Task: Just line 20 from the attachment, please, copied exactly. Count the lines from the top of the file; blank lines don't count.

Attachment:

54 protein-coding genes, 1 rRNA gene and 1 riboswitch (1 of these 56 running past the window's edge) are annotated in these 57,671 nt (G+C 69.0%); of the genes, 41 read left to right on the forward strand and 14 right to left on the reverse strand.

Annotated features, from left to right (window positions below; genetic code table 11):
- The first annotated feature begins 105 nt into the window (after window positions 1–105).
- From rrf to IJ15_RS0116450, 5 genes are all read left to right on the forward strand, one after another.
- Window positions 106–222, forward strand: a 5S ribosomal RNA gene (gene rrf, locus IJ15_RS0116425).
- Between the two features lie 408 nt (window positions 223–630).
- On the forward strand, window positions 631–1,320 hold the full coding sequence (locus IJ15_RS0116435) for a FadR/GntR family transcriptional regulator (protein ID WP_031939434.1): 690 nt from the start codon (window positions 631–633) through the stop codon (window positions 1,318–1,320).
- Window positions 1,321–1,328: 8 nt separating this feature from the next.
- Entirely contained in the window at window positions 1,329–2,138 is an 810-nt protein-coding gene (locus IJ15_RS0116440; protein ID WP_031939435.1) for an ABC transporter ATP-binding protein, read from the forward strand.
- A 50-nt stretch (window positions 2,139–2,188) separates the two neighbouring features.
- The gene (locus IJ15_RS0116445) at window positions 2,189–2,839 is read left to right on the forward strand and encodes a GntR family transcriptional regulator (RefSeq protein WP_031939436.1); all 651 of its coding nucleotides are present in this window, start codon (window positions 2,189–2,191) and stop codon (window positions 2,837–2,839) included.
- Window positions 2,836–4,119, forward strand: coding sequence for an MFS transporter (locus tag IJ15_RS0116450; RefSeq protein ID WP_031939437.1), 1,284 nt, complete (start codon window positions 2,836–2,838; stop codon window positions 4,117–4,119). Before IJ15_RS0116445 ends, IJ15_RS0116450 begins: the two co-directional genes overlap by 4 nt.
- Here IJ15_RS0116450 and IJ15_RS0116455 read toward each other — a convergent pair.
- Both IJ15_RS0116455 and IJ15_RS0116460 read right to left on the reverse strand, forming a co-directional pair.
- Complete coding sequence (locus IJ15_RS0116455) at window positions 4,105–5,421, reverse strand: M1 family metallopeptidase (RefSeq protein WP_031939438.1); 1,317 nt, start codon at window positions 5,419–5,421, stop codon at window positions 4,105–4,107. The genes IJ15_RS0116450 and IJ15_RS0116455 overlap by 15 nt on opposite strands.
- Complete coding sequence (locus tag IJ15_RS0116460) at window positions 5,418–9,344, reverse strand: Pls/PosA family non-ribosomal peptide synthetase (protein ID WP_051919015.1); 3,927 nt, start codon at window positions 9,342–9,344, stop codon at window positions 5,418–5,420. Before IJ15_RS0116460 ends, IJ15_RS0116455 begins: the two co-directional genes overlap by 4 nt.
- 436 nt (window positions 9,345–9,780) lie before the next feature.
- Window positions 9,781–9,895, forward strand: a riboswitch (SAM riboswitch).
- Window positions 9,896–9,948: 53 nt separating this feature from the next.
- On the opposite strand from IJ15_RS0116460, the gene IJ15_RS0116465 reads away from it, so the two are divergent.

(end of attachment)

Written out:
- On the opposite strand from IJ15_RS0116460, the gene IJ15_RS0116465 reads away from it, so the two are divergent.